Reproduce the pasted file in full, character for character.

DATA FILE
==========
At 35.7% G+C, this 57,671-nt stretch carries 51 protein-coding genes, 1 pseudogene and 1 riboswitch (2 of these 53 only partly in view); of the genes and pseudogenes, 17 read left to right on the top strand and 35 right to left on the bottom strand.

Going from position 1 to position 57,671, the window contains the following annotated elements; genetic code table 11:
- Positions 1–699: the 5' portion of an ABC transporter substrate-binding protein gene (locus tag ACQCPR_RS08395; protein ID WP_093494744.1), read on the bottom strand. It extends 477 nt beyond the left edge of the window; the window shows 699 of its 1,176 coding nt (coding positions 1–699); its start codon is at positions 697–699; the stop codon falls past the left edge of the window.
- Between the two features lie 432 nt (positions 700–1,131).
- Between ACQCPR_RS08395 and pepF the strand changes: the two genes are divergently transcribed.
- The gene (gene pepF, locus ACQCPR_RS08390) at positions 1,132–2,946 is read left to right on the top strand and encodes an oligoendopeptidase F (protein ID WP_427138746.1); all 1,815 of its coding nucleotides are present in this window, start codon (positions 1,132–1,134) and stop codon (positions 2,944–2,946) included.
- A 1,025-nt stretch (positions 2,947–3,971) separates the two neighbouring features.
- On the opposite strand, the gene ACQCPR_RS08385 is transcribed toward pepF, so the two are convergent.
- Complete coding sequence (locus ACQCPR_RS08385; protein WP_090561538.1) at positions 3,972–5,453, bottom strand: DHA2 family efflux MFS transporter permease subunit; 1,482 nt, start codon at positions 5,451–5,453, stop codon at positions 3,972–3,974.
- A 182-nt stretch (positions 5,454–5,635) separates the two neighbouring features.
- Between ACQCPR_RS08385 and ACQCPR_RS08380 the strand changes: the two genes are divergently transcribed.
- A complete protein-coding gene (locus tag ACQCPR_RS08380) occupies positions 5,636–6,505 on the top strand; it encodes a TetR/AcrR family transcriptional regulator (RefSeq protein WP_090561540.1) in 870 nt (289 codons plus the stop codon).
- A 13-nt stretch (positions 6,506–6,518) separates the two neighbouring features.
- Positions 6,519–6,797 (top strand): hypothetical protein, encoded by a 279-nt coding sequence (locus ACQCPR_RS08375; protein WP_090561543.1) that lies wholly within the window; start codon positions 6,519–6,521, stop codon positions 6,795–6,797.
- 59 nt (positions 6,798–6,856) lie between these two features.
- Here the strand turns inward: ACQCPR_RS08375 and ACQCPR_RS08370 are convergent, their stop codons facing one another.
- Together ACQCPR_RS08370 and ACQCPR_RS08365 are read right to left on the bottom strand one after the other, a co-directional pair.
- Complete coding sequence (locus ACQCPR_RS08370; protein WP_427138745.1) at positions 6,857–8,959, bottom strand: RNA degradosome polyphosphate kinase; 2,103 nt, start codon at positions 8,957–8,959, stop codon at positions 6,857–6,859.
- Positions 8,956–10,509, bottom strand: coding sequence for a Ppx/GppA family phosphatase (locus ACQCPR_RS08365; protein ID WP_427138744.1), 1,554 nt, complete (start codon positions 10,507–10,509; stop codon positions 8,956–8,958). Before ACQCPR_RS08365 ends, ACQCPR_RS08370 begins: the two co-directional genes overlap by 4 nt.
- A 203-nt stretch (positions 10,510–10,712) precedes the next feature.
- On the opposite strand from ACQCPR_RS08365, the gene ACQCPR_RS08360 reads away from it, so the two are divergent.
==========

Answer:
At 35.7% G+C, this 57,671-nt stretch carries 51 protein-coding genes, 1 pseudogene and 1 riboswitch (2 of these 53 only partly in view); of the genes and pseudogenes, 17 read left to right on the top strand and 35 right to left on the bottom strand.

Going from position 1 to position 57,671, the window contains the following annotated elements; genetic code table 11:
- Positions 1–699: the 5' portion of an ABC transporter substrate-binding protein gene (locus tag ACQCPR_RS08395; protein ID WP_093494744.1), read on the bottom strand. It extends 477 nt beyond the left edge of the window; the window shows 699 of its 1,176 coding nt (coding positions 1–699); its start codon is at positions 697–699; the stop codon falls past the left edge of the window.
- Between the two features lie 432 nt (positions 700–1,131).
- Between ACQCPR_RS08395 and pepF the strand changes: the two genes are divergently transcribed.
- The gene (gene pepF, locus ACQCPR_RS08390) at positions 1,132–2,946 is read left to right on the top strand and encodes an oligoendopeptidase F (protein ID WP_427138746.1); all 1,815 of its coding nucleotides are present in this window, start codon (positions 1,132–1,134) and stop codon (positions 2,944–2,946) included.
- A 1,025-nt stretch (positions 2,947–3,971) separates the two neighbouring features.
- On the opposite strand, the gene ACQCPR_RS08385 is transcribed toward pepF, so the two are convergent.
- Complete coding sequence (locus ACQCPR_RS08385; protein WP_090561538.1) at positions 3,972–5,453, bottom strand: DHA2 family efflux MFS transporter permease subunit; 1,482 nt, start codon at positions 5,451–5,453, stop codon at positions 3,972–3,974.
- A 182-nt stretch (positions 5,454–5,635) separates the two neighbouring features.
- Between ACQCPR_RS08385 and ACQCPR_RS08380 the strand changes: the two genes are divergently transcribed.
- A complete protein-coding gene (locus tag ACQCPR_RS08380) occupies positions 5,636–6,505 on the top strand; it encodes a TetR/AcrR family transcriptional regulator (RefSeq protein WP_090561540.1) in 870 nt (289 codons plus the stop codon).
- A 13-nt stretch (positions 6,506–6,518) separates the two neighbouring features.
- Positions 6,519–6,797 (top strand): hypothetical protein, encoded by a 279-nt coding sequence (locus ACQCPR_RS08375; protein WP_090561543.1) that lies wholly within the window; start codon positions 6,519–6,521, stop codon positions 6,795–6,797.
- 59 nt (positions 6,798–6,856) lie between these two features.
- Here the strand turns inward: ACQCPR_RS08375 and ACQCPR_RS08370 are convergent, their stop codons facing one another.
- Together ACQCPR_RS08370 and ACQCPR_RS08365 are read right to left on the bottom strand one after the other, a co-directional pair.
- Complete coding sequence (locus ACQCPR_RS08370; protein WP_427138745.1) at positions 6,857–8,959, bottom strand: RNA degradosome polyphosphate kinase; 2,103 nt, start codon at positions 8,957–8,959, stop codon at positions 6,857–6,859.
- Positions 8,956–10,509, bottom strand: coding sequence for a Ppx/GppA family phosphatase (locus ACQCPR_RS08365; protein ID WP_427138744.1), 1,554 nt, complete (start codon positions 10,507–10,509; stop codon positions 8,956–8,958). Before ACQCPR_RS08365 ends, ACQCPR_RS08370 begins: the two co-directional genes overlap by 4 nt.
- A 203-nt stretch (positions 10,510–10,712) precedes the next feature.
- On the opposite strand from ACQCPR_RS08365, the gene ACQCPR_RS08360 reads away from it, so the two are divergent.